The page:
Another possible method of electricity production at feedlots is to use animal manure as a biofuel feedstock for the production of electricity for onsite usage. Manure from beef cattle animal feeding operations were evaluated for the potential to produce two forms of energy: electricity via the use of various types of microbial fuel cells (MFC) and the generation of bio-hydrogen from microorganisms belonging to anoxygenic pigmented bacteria. We were able to recover microbial consortia capable of generating low levels of power in a sediment microbial fuel cell (sMFC), whereas a single cell MFC generated several fold more power in a much shorter period of time. Use of a single MFC design will also allow for batch and continuous methods of operations, thus facilitating the cleanup and recovery of agricultural waste water. We were able to recover nearly 600 strains potentially capable of making hydrogen. The majority of the isolates were Rhodobacter capsulatus (approximately 75%), followed by Rhodopseudomonas palustris (approximately 15%), with the rest being Rubrivivax gelatinosus or closely related strains like Rhodocyclus. These three genera are capable of generating hydrogen gas by two different mechanisms.
Improving small wind turbines to decrease the cost of energy for farms. An ARS research engineer at the Conservation and Production Research Laboratory, Bushland, TX, worked with small wind turbine manufacturers to increase the performance of their small wind turbine systems. Improvements in blades, generators, and inverters were implemented for a 10-kilowatt (kW) wind turbine. The changes to the wind turbine system resulted in an increase in peak power of 66%, and an approximate doubling of annual energy production (e.g., 11,100 kilowatt hours compared to 22,000 kilowatt hours) at an average wind speed of 13.4 miles per hour. Reliable, high-performing small wind turbines will potentially help farmers reduce production costs by allowing the farm to produce its own energy, conserve natural resources, and reduce reliance on foreign energy sources.
Sediment microbial fuel cell evaluations. Sediment microbial fuel cells (sMFC) have the potential to produce energy from manure, thus allowing manure to be used as a fuel feedstock in addition to traditional uses such as a fertilizer. An ARS scientist at the Conservation and Production Research Laboratory, Bushland, TX, conducted two separate sMFC experiments using feedlot retention pond sediment and waters as the source material for microbial communities with the potential to produce electricity. In both experiments, there was a gradual increase in power production (two to four months duration) during the course of the experiment. The low power outputs of these sMFC suggest that this method may be useful for obtaining long-term power generating microbes from the manure waste-stream; however, large amounts of power generation will require different MFC designs.
Recovery and storage of microbes from sediment microbial fuel cell experiments. Microbial fuel cells (MFC) is a potential technology that can be used to produce electricity from agricultural byproducts using microbes; however, the best laboratory methods to recover, store, and preserve microbial strains and consortia of microbial strains in MFC have not been determined. An ARS researcher at the Conservation and Production Research Laboratory, Bushland, TX, used several different growth media types and different laboratory selection protocols to isolate and recover microbes from electrodes in sediment microbial fuel cells (sMFC). In general, when a more nutritious growth media was used, a less diverse microbial population (i.e., fewer species) was recovered, suggesting that a few subpopulations of rapidly growing bacteria were able to out-compete other members of the bacterial community. Recovery of bacteria after long-term storage at -80 degrees C was much more efficient when bacteria were stored in a glycerol-based solution than when stored in a dimethyl sulfoxide (DMSO)-based solution. The use of less nutritious bacterial growth media will potentially increase the recovery of bacterial species that can be used to generate electricity in microbial fuel cells.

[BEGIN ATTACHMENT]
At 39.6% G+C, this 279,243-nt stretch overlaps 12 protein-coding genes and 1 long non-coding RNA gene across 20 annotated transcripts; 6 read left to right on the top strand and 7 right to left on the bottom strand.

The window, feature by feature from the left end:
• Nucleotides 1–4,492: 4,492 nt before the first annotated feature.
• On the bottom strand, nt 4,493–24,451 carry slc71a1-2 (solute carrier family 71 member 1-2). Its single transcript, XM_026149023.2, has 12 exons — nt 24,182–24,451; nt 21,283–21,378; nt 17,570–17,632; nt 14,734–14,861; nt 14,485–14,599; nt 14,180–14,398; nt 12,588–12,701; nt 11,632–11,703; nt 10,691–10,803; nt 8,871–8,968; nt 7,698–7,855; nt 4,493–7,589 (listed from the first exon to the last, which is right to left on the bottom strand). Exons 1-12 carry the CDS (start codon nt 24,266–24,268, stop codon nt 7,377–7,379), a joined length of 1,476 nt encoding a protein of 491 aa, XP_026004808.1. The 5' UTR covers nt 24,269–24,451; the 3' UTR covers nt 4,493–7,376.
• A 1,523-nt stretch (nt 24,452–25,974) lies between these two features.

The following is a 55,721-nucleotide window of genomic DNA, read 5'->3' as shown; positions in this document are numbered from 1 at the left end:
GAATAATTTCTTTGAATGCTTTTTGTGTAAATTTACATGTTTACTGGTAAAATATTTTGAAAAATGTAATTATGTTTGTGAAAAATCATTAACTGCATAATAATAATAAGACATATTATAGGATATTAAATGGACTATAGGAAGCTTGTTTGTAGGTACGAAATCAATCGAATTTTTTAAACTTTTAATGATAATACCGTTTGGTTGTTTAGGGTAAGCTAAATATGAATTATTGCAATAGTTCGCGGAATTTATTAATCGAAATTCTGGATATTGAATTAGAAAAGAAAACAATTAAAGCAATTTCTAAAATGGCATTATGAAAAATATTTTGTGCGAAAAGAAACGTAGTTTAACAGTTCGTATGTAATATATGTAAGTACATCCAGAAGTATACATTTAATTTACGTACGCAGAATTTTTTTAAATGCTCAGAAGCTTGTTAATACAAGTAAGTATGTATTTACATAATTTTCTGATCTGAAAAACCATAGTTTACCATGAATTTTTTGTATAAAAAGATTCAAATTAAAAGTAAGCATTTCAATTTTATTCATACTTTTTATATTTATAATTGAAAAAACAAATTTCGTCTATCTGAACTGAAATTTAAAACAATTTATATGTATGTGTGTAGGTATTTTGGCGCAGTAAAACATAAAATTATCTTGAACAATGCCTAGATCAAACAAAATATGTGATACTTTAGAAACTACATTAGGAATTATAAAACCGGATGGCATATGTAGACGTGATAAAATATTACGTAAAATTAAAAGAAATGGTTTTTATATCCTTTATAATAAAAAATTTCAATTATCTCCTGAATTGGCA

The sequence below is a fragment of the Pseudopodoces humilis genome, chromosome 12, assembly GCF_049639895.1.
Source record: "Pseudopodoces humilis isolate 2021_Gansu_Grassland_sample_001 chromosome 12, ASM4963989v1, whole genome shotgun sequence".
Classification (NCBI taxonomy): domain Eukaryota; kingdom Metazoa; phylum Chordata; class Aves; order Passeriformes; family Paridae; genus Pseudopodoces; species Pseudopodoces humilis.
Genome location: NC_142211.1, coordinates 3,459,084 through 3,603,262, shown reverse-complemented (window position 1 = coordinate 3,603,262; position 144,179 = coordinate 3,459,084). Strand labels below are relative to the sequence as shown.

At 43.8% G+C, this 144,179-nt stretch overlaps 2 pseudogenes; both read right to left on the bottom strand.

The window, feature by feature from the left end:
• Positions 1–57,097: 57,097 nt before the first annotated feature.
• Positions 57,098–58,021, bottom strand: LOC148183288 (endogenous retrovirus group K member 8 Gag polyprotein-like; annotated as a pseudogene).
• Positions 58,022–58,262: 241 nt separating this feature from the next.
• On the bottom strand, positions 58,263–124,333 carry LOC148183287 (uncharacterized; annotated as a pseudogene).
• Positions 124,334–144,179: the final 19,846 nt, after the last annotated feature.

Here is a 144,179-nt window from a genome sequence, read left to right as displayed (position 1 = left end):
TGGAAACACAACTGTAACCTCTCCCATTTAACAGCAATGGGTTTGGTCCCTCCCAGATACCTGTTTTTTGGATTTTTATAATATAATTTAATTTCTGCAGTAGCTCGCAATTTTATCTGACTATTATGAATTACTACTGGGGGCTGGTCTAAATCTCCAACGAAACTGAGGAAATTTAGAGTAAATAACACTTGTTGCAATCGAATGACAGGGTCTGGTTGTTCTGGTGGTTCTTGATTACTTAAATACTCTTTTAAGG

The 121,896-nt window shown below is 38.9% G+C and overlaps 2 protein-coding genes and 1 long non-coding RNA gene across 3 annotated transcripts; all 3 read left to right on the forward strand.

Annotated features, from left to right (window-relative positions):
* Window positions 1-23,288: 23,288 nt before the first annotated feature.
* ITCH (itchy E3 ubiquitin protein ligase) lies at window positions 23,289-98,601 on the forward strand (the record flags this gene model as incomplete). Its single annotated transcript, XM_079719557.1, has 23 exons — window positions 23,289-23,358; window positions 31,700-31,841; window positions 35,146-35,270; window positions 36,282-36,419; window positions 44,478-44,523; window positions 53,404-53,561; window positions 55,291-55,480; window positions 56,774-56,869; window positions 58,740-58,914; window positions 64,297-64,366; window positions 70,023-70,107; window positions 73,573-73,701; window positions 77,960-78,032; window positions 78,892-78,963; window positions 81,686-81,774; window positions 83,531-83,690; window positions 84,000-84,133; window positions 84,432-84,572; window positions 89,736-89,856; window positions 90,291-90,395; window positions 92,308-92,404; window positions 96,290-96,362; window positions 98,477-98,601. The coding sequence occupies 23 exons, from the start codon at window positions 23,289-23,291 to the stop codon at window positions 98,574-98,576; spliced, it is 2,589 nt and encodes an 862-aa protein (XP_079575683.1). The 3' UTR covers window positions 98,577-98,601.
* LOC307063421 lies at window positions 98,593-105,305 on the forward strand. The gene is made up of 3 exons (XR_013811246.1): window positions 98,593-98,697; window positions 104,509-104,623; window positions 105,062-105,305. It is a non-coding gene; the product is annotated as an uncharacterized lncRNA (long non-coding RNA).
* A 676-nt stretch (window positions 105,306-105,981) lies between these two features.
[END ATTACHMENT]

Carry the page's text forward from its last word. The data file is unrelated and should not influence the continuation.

Developing a method for analyzing hybrid wind/solar energy systems. Electrical output from wind turbines and solar arrays are analyzed using different independent variables; therefore, a uniform system is needed to analyze water pumping potential of wind only, solar only, and hybrid wind–solar powered water pumping systems. An ARS research engineer at the Conservation and Production Research Laboratory, Bushland, TX, determined that the power output of a hybrid wind-solar system can be analyzed using an independent variable that is in the same fundamental units used to analyze solar energy (e.g., W/m2). The independent variable used to analyze the wind systems is wind power density, which is calculated using an equation that uses the measurable values of wind speed, air temperature, and barometric pressure. Wind power density is in the same units as solar irradiance, so that the water pumping rate, daily water volume, and power production of solar, wind, and hybrid solar-wind systems can be compared. This procedure will allow other researchers to estimate and compare the potential power output of hybrid wind-solar systems.
Vick, B.D., Almas, L. 2011. Developing wind and/or solar powered crop irrigation systems for the Great Plains. Applied Engineering in Agriculture. 27(2):235-245.
Vick, B.D., Clark, R. 2011. Experimental investigation of solar powered diaphragm and helical pumps. Solar Energy. 85:945-954.